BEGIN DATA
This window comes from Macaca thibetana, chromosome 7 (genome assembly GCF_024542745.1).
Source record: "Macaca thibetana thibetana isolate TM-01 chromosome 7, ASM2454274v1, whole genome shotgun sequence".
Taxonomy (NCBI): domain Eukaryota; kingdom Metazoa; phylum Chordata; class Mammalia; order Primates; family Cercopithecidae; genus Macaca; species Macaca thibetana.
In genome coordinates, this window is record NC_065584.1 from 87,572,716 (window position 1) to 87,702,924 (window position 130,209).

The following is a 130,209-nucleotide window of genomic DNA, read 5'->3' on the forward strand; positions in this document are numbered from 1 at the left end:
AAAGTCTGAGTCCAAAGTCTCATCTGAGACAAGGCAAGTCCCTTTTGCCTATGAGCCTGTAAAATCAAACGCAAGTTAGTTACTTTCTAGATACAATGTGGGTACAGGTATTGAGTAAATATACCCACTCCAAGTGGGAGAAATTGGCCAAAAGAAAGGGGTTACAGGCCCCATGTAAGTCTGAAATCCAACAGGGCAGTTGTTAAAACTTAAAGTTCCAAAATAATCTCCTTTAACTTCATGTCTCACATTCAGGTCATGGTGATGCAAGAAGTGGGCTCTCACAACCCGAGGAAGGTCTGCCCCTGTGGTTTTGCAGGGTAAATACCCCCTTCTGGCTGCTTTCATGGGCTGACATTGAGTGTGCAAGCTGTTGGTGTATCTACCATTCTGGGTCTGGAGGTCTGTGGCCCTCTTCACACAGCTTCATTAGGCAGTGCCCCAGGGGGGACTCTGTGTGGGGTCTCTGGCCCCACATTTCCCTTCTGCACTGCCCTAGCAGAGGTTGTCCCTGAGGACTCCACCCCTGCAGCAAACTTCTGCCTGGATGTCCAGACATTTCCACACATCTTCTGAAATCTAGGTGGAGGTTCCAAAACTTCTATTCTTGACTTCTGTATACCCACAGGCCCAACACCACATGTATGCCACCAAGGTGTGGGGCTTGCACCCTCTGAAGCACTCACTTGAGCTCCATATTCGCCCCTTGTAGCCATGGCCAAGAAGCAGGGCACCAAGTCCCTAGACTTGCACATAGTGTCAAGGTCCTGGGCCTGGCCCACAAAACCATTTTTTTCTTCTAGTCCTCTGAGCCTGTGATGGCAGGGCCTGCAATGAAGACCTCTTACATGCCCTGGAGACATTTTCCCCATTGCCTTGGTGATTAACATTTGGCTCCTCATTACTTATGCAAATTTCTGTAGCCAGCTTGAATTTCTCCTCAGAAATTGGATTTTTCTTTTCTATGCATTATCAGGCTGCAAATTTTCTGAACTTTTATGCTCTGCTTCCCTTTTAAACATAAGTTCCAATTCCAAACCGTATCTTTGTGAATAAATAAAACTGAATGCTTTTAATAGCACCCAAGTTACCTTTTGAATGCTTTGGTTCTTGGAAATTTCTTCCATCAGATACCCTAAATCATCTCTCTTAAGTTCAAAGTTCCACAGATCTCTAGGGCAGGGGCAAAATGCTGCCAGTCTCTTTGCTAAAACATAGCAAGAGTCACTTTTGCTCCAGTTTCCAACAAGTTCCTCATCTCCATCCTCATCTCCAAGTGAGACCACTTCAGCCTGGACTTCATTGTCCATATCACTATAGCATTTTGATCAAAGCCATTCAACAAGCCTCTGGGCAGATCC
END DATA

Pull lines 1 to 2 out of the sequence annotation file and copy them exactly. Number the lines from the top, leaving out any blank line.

This window comes from Macaca thibetana, chromosome 7 (genome assembly GCF_024542745.1).
Source record: "Macaca thibetana thibetana isolate TM-01 chromosome 7, ASM2454274v1, whole genome shotgun sequence".